An Anthropological Critique of Instagram #NoFilter Hashtags


What do you think of this Instagram image? Do you like it? How might you describe it? It’s filtered, obviously. A bit impressionistic? Dreamy? Hold those thoughts–I’ll return to this image in a moment.

I like Instagram and use it sporadically. Really, it’s like Facebook with less of the political, religious, capitalistic, and ideological redundancies to wade through on a daily basis. Chalk it up to my being a millennial, or my love of anything imagery-related. Pictures of your foodie exploits, your unbelievably adorable children, your cats lounging about in funny places, your color-streaked sunsets, your stereotypical but envy-inducing Eiffel Tower (and other travel) pictures, your teetering stacks of books beside your bed, your mocha foam art: please keep them coming.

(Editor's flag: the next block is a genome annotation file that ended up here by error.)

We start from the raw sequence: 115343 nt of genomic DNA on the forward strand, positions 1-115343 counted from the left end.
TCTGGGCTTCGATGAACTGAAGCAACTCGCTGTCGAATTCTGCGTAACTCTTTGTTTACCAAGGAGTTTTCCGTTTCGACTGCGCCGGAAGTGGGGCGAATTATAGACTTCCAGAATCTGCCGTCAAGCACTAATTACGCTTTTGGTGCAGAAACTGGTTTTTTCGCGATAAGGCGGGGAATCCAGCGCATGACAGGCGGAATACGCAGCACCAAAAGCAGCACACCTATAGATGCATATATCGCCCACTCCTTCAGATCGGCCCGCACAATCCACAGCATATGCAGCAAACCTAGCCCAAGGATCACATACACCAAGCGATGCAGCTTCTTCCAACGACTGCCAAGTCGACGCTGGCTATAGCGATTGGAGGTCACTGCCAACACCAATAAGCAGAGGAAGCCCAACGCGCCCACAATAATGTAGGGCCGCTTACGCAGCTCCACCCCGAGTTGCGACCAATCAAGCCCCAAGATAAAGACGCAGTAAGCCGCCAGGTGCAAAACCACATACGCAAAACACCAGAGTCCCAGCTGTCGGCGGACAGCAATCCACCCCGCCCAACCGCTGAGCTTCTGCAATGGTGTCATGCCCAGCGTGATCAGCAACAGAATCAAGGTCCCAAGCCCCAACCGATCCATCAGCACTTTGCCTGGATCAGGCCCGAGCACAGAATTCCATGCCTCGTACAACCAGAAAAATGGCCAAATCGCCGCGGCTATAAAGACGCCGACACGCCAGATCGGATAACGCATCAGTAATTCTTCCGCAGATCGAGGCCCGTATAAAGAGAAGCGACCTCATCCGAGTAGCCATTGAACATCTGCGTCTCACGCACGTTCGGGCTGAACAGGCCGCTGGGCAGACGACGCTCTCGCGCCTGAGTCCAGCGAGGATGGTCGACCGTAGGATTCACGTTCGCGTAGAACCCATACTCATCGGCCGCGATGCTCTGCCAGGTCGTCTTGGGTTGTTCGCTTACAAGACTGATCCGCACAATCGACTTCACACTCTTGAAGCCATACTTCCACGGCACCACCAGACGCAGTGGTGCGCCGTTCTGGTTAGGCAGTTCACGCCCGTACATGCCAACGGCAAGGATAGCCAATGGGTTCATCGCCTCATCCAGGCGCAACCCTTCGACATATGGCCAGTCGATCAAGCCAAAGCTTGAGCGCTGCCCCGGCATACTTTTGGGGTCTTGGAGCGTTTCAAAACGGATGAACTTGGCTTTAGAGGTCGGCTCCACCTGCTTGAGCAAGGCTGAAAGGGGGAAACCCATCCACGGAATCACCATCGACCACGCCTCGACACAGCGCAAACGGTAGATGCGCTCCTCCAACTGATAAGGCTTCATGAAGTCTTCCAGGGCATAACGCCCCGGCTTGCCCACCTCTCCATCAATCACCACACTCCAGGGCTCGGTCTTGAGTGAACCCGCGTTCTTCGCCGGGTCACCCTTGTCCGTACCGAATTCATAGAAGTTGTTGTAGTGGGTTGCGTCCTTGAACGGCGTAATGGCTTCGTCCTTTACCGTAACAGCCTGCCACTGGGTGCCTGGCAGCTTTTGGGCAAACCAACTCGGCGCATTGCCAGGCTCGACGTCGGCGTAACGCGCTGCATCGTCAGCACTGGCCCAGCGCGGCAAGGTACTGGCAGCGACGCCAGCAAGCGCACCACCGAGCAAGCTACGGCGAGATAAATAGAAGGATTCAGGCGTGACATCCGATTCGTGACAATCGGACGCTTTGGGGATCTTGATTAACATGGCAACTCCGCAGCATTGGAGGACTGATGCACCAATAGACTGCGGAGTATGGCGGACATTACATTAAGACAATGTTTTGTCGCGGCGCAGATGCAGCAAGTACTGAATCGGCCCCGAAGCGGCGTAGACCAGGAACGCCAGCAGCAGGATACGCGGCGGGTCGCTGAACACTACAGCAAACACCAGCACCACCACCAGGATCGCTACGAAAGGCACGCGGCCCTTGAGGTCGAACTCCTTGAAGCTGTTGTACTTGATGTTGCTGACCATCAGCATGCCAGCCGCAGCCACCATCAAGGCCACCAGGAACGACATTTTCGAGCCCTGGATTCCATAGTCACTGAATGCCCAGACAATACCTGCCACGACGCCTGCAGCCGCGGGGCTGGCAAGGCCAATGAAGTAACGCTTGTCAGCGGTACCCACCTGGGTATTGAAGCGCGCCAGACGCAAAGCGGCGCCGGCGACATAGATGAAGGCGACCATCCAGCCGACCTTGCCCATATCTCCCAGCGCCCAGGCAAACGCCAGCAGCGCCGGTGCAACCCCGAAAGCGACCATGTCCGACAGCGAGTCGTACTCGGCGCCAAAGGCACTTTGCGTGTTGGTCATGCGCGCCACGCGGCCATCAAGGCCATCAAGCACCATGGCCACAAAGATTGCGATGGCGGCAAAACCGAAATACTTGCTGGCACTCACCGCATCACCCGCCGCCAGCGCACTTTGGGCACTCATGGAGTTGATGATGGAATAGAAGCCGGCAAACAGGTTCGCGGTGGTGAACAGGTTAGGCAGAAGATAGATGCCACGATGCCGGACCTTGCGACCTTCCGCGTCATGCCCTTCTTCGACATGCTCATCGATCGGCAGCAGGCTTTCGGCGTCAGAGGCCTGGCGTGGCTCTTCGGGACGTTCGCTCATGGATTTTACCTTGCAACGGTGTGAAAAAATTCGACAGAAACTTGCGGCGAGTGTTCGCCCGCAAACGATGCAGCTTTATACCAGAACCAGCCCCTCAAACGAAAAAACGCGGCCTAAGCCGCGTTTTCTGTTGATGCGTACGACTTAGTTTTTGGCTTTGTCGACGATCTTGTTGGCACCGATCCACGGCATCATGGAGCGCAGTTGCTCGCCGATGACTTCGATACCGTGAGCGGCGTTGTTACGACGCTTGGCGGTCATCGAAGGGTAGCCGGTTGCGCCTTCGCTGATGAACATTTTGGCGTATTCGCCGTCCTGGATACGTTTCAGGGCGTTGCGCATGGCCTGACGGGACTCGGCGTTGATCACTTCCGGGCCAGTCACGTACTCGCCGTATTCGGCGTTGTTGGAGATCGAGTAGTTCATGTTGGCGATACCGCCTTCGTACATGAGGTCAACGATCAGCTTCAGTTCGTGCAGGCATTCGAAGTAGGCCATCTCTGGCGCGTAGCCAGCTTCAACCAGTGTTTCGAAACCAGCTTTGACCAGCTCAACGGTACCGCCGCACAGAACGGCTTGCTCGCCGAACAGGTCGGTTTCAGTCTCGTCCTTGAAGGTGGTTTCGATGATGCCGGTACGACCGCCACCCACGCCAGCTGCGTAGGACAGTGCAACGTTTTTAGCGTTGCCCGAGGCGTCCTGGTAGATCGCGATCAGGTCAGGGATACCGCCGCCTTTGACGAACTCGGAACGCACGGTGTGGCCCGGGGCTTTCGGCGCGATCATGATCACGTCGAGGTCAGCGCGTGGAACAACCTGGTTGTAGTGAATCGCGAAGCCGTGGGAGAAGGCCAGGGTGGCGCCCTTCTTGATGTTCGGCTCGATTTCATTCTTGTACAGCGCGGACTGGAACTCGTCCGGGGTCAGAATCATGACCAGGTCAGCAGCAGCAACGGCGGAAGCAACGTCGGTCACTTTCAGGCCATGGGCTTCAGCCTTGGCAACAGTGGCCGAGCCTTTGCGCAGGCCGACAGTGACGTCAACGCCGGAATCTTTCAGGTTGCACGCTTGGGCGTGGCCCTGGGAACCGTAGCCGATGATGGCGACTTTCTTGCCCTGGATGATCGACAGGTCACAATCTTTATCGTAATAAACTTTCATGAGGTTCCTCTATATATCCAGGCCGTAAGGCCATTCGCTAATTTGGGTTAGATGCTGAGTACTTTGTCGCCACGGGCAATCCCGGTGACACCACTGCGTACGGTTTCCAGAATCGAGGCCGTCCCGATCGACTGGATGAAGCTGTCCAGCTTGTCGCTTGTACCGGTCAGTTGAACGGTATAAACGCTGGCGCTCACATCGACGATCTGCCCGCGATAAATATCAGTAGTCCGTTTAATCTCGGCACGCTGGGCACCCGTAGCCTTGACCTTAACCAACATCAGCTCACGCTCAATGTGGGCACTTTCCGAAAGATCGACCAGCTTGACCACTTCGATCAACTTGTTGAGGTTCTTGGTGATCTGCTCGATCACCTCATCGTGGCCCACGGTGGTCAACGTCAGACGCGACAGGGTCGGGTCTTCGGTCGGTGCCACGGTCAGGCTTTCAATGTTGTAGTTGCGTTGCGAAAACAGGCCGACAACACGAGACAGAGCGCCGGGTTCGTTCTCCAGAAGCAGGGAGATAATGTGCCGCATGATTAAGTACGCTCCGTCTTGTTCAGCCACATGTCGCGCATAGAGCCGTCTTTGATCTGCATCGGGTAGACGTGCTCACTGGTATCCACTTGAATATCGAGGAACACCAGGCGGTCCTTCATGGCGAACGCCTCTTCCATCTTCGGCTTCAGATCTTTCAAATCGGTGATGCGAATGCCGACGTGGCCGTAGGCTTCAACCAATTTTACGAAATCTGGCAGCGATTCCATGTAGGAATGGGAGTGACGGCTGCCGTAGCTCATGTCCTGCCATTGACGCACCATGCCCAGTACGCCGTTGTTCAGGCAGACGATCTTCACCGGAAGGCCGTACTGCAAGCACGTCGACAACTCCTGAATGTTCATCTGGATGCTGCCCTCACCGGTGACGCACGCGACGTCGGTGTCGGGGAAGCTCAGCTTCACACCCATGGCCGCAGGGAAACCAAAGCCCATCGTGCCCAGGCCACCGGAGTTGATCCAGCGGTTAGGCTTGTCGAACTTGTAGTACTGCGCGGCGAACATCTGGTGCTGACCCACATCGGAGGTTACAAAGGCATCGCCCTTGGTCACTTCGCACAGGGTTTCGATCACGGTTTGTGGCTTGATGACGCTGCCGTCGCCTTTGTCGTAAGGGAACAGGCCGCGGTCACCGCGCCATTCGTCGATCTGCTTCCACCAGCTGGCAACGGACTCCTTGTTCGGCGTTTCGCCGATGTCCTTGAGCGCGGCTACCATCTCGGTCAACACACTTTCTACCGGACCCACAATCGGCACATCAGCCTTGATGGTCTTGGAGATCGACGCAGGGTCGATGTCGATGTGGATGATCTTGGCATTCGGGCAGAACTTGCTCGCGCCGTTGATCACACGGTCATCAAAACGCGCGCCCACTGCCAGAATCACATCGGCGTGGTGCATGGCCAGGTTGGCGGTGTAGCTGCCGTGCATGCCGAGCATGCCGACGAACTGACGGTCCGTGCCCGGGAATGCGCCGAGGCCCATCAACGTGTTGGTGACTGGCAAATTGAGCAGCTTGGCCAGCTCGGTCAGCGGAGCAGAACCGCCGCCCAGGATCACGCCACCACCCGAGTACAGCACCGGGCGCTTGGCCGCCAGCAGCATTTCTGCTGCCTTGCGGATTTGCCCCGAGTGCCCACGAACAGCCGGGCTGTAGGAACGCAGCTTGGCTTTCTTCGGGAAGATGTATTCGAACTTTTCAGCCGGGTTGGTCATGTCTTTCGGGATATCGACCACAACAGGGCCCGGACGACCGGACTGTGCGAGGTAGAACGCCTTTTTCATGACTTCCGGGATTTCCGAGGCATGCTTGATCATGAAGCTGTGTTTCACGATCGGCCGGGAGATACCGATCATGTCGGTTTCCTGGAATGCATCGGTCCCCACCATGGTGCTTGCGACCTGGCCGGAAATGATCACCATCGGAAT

But recently I’ve noticed at interesting phenomenon. More and more people seem to be appending the hashtag #nofilter or #NoFilter to their images. I see it under sunsets, nature shots, outdoorsy light flare-ups where the sun casts that surreal glaze that textures the rest of the image. What these hashtags mean—or at least my social scientifically informed  interpretation of them—is that the picture-taker wishes to make it clear that they by no means used a custom filter, provided by the Instagram smart phone application. The photographer took this picture themselves. They captured the image on their own and managed to be in just the right spot at the right time to do so. Sunlight (and lighting in general) is fickle, as both amateur and professional photographers know, and it’s hard to predict just how luminescence will appear on digital film. Regardless of these technical difficulties, no filter was needed. Thus, #nofilter.